By LIA Executive Director Peter Baker
It was my pleasure, along with Director of Conferences Gail LoIacono, to greet Nobel Laureate and Secretary of Energy Steven Chu as he entered the ICALEO hotel through the kitchen entrance, accompanied by a flurry of advance people and security staff. He paused briefly in the kitchen, whipped out his laptop to make some last minute changes to his talk, then on we went to the head table for lunch.
During our lunch conversation I began to understand some of the sacrifices he made leaving his career as director of the Lawrence Berkeley National Laboratory to become U.S. Secretary of Energy and I could also feel his deep commitment to his mission to prepare the U.S. for the carbon limited future which he believes is coming.
Dr. Chu’s talk was an interesting mix of personal background, career highlights and technical insights ranging from quantum physics to the use of lasers to bring atoms close to absolute zero and even some of the implications of this to the General Theory of Relativity!
Dr. Chu opened his talk with some family photos. One showed his parents in China with his aunt who was a professor of chemistry of prestigious Tsinghua University in Beijing, yet, in accordance with the custom of those times, had her feet bound.
He continued with some anecdotes about Arthur Schawlow during their days ay Stanford, recounting how Schawlow liked to have fun and would often shake with laughter, particularly at his own jokes!
Dr. Chu, a gracious and entertaining speaker spoke about “A Random Walk in Science and Other Adventures.”
To me, it was striking how he illustrated the power of connections, both between people and between facets of science and technology. Dr. Chu emphasized that scientists do not necessarily plan their careers; they just do the next best thing that is in front of them and follow their noses. He “grew up with lasers” and when he wanted to work with a dye laser he went ahead and built one. His work with that laser provided one of the experimental tests of the unified field theory of strong and weak interactions.
He spent eight years at Berkeley, where Charles Townes was on the faculty, and there he built a glass laser. Next he went to Bell Labs, initially for two years which grew into nine years. There he did his work on cooling and trapping of atoms, which had its foundation in an early paper by Dr. Schawlow and Theodore Hänsch on the Cooling of Gases by Laser Radiation. Later, in 1997, at Stanford he asked Schawlow why he had omitted this paper from the bibliography for his Nobel Prize and Schawlow said “in 1981 how was I to know it was going to become important?”
At Stanford, Chu used lasers and cooled atoms in some early work which led to a more accurate atomic clock. In kindly professor style he showed how the measurement of frequency is the most precise possible, and how length (meters) and electrical standards (the ohm, the volt) are defined in terms of time and frequency. The importance of this is shown by the fact that seven Nobel Prizes have been awarded for work related to atomic clocks. Also, the G.P.S. that we all use so casually would be useless without atomic clocks.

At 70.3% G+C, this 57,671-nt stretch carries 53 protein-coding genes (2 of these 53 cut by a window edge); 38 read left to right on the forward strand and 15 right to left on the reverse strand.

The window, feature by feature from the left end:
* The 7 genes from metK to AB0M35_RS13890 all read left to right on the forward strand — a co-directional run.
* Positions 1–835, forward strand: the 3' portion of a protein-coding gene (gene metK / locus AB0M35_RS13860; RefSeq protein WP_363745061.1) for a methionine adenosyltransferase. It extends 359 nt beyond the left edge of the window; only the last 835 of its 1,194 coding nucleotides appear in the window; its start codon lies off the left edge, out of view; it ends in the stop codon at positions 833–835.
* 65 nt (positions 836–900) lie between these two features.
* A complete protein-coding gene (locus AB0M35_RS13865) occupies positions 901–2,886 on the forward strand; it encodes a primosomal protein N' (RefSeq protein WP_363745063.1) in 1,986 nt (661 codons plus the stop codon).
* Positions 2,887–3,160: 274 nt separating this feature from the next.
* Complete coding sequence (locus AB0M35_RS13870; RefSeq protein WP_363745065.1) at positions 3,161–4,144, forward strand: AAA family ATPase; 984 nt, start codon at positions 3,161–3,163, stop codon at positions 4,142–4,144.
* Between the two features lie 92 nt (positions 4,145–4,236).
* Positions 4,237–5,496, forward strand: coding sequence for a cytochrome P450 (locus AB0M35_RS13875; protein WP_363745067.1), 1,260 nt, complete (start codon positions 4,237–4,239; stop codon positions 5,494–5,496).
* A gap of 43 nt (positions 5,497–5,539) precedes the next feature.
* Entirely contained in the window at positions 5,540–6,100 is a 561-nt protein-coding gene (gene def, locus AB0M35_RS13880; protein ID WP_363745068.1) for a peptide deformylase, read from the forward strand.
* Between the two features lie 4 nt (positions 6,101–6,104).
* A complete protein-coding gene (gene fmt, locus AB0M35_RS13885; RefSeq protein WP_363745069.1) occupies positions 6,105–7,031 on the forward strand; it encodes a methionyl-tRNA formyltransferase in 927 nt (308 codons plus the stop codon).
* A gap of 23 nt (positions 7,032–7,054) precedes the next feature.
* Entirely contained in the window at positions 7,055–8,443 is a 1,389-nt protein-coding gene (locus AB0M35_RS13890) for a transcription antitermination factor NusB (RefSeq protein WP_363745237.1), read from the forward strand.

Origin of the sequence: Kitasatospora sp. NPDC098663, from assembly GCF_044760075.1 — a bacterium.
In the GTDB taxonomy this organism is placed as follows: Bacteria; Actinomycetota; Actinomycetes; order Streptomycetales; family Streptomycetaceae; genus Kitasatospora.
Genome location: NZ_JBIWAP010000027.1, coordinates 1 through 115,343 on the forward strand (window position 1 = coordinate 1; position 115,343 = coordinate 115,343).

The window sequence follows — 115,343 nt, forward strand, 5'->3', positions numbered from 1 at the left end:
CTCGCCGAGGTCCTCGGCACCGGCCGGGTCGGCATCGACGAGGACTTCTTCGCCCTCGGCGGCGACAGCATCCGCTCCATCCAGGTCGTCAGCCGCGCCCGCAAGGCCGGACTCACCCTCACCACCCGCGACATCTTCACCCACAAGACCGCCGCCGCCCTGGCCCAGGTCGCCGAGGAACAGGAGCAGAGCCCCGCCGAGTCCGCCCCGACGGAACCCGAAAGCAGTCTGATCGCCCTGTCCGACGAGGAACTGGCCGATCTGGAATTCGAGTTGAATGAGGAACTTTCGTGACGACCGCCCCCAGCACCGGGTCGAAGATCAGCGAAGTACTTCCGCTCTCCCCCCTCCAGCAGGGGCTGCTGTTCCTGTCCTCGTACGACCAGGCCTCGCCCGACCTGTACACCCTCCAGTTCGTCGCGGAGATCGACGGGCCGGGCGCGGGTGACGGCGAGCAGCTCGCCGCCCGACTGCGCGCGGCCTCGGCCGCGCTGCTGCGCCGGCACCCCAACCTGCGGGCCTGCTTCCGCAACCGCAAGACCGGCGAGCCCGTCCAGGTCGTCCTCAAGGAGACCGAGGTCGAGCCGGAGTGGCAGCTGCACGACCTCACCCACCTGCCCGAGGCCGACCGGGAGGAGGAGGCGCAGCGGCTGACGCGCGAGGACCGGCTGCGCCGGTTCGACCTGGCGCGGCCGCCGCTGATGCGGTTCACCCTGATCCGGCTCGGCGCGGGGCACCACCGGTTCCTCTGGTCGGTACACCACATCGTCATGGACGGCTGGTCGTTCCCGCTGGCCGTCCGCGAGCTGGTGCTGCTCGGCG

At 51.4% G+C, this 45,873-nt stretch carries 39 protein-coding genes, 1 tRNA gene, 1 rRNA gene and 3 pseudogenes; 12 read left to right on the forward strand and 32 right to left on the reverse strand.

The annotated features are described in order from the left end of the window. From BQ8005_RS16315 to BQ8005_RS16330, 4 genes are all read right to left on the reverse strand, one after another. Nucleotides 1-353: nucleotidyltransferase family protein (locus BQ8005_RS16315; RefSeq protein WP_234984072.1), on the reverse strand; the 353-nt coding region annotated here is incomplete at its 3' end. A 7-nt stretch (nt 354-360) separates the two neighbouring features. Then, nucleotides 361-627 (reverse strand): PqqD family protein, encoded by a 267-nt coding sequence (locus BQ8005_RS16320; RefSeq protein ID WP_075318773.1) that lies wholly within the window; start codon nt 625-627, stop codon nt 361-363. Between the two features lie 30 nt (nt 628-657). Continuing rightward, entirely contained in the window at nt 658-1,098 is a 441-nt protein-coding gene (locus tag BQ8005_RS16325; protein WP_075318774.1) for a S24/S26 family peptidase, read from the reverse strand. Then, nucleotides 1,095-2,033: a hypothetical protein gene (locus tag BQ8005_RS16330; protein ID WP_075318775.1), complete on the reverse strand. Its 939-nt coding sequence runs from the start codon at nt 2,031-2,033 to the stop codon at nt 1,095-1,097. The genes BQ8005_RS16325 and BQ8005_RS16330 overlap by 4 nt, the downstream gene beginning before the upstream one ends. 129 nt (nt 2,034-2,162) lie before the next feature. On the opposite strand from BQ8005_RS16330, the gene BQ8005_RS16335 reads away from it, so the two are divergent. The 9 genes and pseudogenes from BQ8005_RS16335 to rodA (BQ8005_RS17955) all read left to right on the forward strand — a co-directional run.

Dr. Chu then showed further connections such as the relationship between this work and Einstein’s General Theory of Relativity. How the cooling of atoms led to a new state of matter, the Bose-Einstein condensate and might lead to yet another new state of matter when the condensate is rotated.
Throughout his talk, Dr. Chu’s conversational approach, complete mastery of the material and gift for showing how things are connected had the audience believing, for one brief shining moment, that we actually understood this stuff!
He then explained his concerns about rising temperatures and how his belief that we will live in a carbon-constrained environment caused him to accept his present post as U.S. Secretary of Energy. He believes that the U.S. should develop the technology needed to deal with this; otherwise we will be forced to buy the technology from others.
He closed with two striking pictures of our Earth, taken from space. The first from Apollo 8 is a picture of our warm inviting Earth, taken from the moon. Then he showed a picture taken from Voyager 1 as it sailed past Jupiter, Saturn and Uranus towards Pluto and out of our Solar System. Earth was just a pale dot in a haze of dust. He quoted the late astronomer, Carl Sagan, to the effect that Earth is just a speck of dust, suspended in a sunbeam, we have nowhere to go, this is where we must make our stand.
Finally, he quoted a touching Native American saying “treat the Earth well, it was not given to you by your parents, it was loaned to you by your children.” As he concluded by saying “we must remember that,” the audience rose to give him a most well deserved standing ovation.